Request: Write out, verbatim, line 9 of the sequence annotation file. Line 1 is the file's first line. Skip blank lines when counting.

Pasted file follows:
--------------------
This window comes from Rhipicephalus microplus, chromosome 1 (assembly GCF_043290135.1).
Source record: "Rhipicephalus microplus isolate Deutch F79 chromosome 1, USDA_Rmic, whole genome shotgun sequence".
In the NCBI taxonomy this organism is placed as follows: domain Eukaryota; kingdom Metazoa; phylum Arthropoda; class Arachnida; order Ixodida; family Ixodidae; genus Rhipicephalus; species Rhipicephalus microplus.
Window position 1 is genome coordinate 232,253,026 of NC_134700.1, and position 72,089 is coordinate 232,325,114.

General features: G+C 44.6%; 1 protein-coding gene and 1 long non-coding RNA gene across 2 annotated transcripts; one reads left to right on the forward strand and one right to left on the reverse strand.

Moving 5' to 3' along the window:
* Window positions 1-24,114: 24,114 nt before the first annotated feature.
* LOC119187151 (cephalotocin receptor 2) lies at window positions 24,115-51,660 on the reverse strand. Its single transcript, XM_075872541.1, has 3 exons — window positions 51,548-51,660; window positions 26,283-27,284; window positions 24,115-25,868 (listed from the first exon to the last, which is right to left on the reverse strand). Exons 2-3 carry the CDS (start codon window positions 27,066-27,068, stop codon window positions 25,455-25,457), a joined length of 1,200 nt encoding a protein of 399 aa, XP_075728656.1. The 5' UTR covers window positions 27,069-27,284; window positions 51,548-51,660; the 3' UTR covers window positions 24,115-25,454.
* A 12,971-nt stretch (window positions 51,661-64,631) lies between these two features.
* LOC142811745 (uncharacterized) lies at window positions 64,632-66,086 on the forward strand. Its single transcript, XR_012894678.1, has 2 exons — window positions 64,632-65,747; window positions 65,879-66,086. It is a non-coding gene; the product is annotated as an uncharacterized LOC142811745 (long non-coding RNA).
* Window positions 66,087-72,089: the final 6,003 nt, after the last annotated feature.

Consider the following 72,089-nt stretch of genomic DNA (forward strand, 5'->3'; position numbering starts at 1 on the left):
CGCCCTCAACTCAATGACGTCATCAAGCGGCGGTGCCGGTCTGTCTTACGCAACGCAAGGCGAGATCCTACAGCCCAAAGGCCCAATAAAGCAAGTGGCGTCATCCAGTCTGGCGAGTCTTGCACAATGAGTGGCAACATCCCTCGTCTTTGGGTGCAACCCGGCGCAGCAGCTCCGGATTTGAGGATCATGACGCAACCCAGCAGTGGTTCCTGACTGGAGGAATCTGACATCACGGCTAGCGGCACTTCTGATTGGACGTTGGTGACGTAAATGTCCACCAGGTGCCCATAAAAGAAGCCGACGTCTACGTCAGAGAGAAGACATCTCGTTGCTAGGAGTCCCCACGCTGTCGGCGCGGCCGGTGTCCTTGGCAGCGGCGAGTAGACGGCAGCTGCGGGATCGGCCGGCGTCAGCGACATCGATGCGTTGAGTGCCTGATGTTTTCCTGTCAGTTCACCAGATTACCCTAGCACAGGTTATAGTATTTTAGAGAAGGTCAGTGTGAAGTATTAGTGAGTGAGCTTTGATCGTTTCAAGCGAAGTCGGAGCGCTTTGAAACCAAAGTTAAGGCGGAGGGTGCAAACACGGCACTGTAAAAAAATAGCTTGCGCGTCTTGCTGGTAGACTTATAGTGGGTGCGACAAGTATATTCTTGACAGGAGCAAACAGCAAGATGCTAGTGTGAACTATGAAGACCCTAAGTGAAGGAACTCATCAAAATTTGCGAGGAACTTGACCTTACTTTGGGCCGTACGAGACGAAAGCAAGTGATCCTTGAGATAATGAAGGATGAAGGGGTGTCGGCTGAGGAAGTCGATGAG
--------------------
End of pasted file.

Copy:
* A 12,971-nt stretch (window positions 51,661-64,631) lies between these two features.